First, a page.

We attempted to measure plasma LA/DHLA using liquid chromatography-mass spectrometry but they fell below the detection limit. Instead we immunostained fibroblasts and showed that LA in SSc was lower. We should note that the plasma levels of LA and DHLA in healthy subjects have been reported to be approximately 30 ng/ml (i.e. 150 nM) and 175 ng/ml (0.84 nM) ,, a lot lower comparing to GSH (3.39 ± 1.04 μM ), which is the predominant form of cellular thiol. In a separate study, the plasma GSH content in SSc patients was significantly lower than in healthy controls: 170 ± 44 vs. 246 ± 46 μmol/g hemoglobin . Although DHLA and LA are lower in abundance, their reduction potential is more negative than that of GSH and its oxidized form (−320 mV vs. -240 mV), suggesting that DHLA can regenerate GSH and maintain the ratio between GSH and it oxidized form GSSG in cells ,. Moreover, due to their amphipathic nature and smaller molecular sizes compared to GSH, the DHLA/LA pair moves freely in both cytosol and lipid compartments and are readily accessible to more proteins and enzymes that are affected by redox signaling. Therefore LA and DHLA, whether endogenously or given externally, are indeed important in maintaining cellular function.
We also examined LIAS, a crucial enzyme involved in the LA synthetic pathway. The significantly lower LIAS in SSc fibroblasts might explain the lower LA levels in these cells. However plasma LIAS was significantly elevated in patients with diffuse SSc. The reason for the discrepancy is not clear. Nonetheless we were able to determine the source of the LIAS by measuring LIAS in culture media from dermal fibroblasts, endothelial cells, and monocytes. It appears that only monocytes from both NL and SSc patients released detectable amounts of LIAS (Figure 1D). Similar to what we saw in the plasma, monocytes from diffuse patients produced elevated amounts of LIAS compared to healthy subjects, while those from limited SSc patients did not. Interestingly we could not detect LIAS from monocytes isolated from patients with rheumatoid arthritis (data not shown). The mechanism of LIAS release in different disease setting appears to be a complicated process and remains to be explored. It is worth noting that 8-isoprostane, an oxidized lipid, was also found to be elevated in plasma obtained from patients with diffuse SSc or ILD (data not shown). It is possible that LIAS is being produced and released from circulating immune cells to counteract the increased oxidative stress observed in SSc patients.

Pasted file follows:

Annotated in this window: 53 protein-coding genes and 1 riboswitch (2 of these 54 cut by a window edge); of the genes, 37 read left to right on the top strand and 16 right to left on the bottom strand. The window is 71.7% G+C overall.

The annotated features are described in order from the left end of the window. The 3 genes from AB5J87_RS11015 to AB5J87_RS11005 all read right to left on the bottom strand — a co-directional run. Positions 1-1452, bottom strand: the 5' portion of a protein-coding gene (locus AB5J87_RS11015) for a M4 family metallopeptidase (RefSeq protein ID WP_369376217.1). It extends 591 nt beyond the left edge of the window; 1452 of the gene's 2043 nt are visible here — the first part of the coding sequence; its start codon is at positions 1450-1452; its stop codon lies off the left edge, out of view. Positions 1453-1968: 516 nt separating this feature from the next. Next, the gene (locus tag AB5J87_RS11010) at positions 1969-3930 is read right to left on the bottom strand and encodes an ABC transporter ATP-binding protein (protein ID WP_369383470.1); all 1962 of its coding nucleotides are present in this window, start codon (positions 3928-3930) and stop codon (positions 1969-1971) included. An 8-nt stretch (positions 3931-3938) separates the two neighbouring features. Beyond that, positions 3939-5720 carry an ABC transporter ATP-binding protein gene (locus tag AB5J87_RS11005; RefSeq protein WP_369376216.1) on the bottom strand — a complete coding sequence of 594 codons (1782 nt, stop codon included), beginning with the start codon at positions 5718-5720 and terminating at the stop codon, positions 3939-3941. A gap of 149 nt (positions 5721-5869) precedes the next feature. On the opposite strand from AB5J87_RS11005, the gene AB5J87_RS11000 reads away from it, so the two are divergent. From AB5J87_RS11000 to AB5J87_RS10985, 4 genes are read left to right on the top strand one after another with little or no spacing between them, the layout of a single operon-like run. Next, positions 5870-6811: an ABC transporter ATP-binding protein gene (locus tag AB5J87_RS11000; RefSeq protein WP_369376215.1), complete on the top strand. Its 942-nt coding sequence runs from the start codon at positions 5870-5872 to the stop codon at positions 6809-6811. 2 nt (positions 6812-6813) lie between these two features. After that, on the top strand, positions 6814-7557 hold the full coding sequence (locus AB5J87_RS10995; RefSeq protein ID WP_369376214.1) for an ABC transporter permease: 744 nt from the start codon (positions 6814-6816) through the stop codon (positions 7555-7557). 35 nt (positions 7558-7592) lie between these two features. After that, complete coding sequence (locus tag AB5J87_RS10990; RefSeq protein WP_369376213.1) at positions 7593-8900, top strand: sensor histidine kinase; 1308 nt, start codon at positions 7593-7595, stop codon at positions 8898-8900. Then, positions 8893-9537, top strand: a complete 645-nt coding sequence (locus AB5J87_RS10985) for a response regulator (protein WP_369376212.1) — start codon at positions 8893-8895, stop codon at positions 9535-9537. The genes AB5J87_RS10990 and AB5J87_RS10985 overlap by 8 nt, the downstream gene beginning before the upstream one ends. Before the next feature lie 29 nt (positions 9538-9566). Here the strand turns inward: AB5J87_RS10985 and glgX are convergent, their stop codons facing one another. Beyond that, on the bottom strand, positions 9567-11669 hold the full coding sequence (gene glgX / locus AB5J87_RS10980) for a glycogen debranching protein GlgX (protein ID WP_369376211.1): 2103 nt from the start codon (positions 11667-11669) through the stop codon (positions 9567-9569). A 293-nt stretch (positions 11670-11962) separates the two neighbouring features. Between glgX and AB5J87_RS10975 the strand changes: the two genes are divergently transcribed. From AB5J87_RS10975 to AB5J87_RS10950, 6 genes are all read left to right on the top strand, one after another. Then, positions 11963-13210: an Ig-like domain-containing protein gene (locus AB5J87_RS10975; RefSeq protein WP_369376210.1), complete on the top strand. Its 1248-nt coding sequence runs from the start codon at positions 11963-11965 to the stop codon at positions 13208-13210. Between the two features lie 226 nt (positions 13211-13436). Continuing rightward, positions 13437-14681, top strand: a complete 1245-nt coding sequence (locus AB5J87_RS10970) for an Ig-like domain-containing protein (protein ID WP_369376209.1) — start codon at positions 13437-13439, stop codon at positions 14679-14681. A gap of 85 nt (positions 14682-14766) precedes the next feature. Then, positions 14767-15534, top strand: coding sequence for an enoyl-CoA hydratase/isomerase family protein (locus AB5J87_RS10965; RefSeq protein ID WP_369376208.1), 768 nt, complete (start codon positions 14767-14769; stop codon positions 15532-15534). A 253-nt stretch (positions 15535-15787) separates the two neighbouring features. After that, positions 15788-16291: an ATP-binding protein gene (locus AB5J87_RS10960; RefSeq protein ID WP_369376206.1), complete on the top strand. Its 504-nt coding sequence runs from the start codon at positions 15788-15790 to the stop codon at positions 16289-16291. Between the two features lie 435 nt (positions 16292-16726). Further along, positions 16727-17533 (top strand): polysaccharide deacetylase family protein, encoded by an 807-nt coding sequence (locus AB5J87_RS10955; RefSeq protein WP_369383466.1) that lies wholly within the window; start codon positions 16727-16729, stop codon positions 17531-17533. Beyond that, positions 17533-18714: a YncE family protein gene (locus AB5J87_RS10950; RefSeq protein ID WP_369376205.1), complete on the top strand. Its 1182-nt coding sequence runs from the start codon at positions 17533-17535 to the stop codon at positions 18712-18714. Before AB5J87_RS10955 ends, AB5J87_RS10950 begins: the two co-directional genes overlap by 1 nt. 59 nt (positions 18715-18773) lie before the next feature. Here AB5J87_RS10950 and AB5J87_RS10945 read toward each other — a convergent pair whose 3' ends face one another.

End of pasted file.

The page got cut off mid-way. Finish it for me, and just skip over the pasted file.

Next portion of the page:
In recent years, the use of LA/DHLA has evolved from antioxidants to antifibrotics. LA protected against bleomycin-induced lung injury by suppressing ROS and improving the MMP-1/TIMP-1 ratio . Treatment with LA also attenuated cardiac fibrosis in rats . In a diabetic model, LA not only decreased oxidative damage, Col I, and αSMA expression in the heart, but also increased MMP-2 activity . In addition, LA inhibited the development of thioacetamide-induced liver fibrosis in rats . In a hepatic fibrosis mouse model, LA inhibited the expression of Col I, αSMA, and PAI-1 . Our study adds SSc skin fibrosis to the fibrotic diseases that have been shown to be affected by LA/DHLA.
In SSc, fibroblasts differentiate into myofibroblasts, a process characterized by excess production of αSMA. The mechanism of DHLA lowering αSMA expression in our study is not known. However, it has been shown that LA treatment decreased the expression of TGF-β , and affected the redox-sensitive transcription factors AP1 and sp1 . In addition, it decreased connective tissue growth factor . In hepatic stellate cells, DHLA inhibited TGF-β/PDGF activation through the interruption of ROS-related PI3K/AKT and MAPK signaling . Similar results were observed in kidney cells, where mesangial cell transformation into myofibroblasts was completely prevented by LA . The authors showed that LA inhibited the PDGF-activated ERK1/2 pathway, suggesting the increased expression of αSMA in cultured mesangial cells could be modulated by redox-sensitive signal pathways.